InterGroups among themselves on a parallel site, to develop proposals
for the e-Parliament.  The engagement of civil society organizations
from the start is a key ingredient for the success of the initiative.
 Key NGOs and research institutes will be involved in the work of the
parliamentary InterGroups.

* The Website,  a virtual "Parliament Building" will be created in a
style resembling other parliament buildings. The web address will be

* Membership : every member of a national legislature (or the
European Parliament) who has been elected in fair, open and
democratic elections will be entitled to be a member of the e-
Parliament.  Ways can be explored to enable citizens of closed
societies, such as China, to participate online until the time comes
when their countries hold democratic elections. There are currently
around 25,000 legislators world-wide who will be entitled to become a
member of the e-Parliament.  They represent approximately 60% of
humanity, of whom 60% in turn live in absolute poverty on less than
$3 a day.

Section 2 -  InterGroups Pilot Programme

In order to establish and test the e-Parliament concept we will
initiate a two-year pilot programme, centred around the development
and launch of two e-Parliament InterGroups on an HIV/AIDS vaccine and
on Children's Rights and Education for All.  By starting on a smaller
scale with two specific issues, we can "learn by doing" and refine
our strategy before launching the full e-Parliament and other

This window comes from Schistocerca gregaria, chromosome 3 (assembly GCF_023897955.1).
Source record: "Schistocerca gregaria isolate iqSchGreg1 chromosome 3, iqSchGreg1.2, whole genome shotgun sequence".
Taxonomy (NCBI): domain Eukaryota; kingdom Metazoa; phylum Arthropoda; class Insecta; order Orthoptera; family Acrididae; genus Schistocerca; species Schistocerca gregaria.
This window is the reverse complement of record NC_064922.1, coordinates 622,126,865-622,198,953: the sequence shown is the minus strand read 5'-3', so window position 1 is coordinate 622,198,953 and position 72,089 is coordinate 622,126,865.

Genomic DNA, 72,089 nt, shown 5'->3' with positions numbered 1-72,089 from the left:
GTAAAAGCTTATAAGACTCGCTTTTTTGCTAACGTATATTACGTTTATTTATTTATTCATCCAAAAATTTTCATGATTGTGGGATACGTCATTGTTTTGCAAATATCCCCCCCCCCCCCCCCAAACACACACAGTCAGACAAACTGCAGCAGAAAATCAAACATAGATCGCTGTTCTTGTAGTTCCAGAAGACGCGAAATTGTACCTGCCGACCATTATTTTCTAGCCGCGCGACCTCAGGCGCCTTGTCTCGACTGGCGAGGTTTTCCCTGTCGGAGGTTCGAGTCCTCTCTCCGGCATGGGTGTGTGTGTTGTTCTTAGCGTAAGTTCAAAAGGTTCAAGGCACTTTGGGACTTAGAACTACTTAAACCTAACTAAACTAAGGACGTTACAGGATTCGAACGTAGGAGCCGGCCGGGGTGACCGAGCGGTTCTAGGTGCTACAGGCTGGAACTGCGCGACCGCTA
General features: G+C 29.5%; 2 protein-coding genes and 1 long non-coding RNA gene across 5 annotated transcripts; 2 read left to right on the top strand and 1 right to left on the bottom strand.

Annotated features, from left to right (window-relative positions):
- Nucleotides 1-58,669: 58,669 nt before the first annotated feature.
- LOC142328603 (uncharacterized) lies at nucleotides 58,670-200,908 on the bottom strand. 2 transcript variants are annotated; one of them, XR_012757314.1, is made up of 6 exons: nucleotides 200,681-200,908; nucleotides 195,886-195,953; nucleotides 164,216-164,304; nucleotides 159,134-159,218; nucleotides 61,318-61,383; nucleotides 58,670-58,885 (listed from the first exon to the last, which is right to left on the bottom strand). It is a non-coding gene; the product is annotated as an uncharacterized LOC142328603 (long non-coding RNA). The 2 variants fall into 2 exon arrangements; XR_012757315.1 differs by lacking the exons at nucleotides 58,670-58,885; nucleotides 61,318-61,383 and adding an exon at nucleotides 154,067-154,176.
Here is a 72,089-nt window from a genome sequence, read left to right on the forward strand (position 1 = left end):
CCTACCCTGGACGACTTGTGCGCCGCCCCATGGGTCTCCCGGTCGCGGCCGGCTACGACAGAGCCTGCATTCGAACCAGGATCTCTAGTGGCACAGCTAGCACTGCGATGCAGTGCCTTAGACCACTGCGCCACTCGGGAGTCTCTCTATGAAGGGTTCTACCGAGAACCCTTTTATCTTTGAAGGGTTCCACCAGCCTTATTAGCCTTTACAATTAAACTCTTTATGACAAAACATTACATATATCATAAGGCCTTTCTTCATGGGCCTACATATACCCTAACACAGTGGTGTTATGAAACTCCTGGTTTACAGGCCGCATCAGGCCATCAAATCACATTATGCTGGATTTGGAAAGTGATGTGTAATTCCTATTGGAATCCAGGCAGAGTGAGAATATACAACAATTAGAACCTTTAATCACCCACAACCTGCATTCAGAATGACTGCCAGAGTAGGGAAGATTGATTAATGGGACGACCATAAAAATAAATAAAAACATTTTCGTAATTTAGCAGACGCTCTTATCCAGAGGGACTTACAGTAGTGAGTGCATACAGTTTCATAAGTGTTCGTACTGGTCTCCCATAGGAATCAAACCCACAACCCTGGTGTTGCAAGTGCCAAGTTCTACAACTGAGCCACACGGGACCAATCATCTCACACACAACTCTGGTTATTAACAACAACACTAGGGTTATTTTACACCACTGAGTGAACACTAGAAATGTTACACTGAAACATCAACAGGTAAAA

InterGroups on issues such as climate, biotechnology, conflict
prevention or corporate social responsibility.

In parallel with work on the InterGroups, we will continue to
steadily prepare for the launch of the full e-Parliament.  This will
involve: building up a global network of legislators and civil
society organizations that are ready to help build support for the
initiative; engaging legislators from all regions of the world in the
design of the e-Parliament; creating a unique database of all 25,000
of the world's democratically elected parliamentarians; and building
the overall e-Parliament website.

The pilot programme will run from 1 May 2002 to 1 May 2004.

i)    e-Parliament  InterGroup for an AIDS Vaccine

More than 60 million men, women and children world-wide have been
infected with HIV. Ninety-five per cent of new HIV infections occur
in developing countries, where AIDS is undermining economic
stability, reversing decades of progress and devastating families and
communities. AIDS demands a comprehensive global response including
the urgent development of preventive vaccines that can be distributed
world-wide.  In the end, a safe vaccine offers the best chance of
halting the epidemic once and for all.

The past two years have witnessed remarkable advancements in AIDS
research with global funding for vaccine research quadrupling since
1996, and multiple promising vaccine candidates in development world-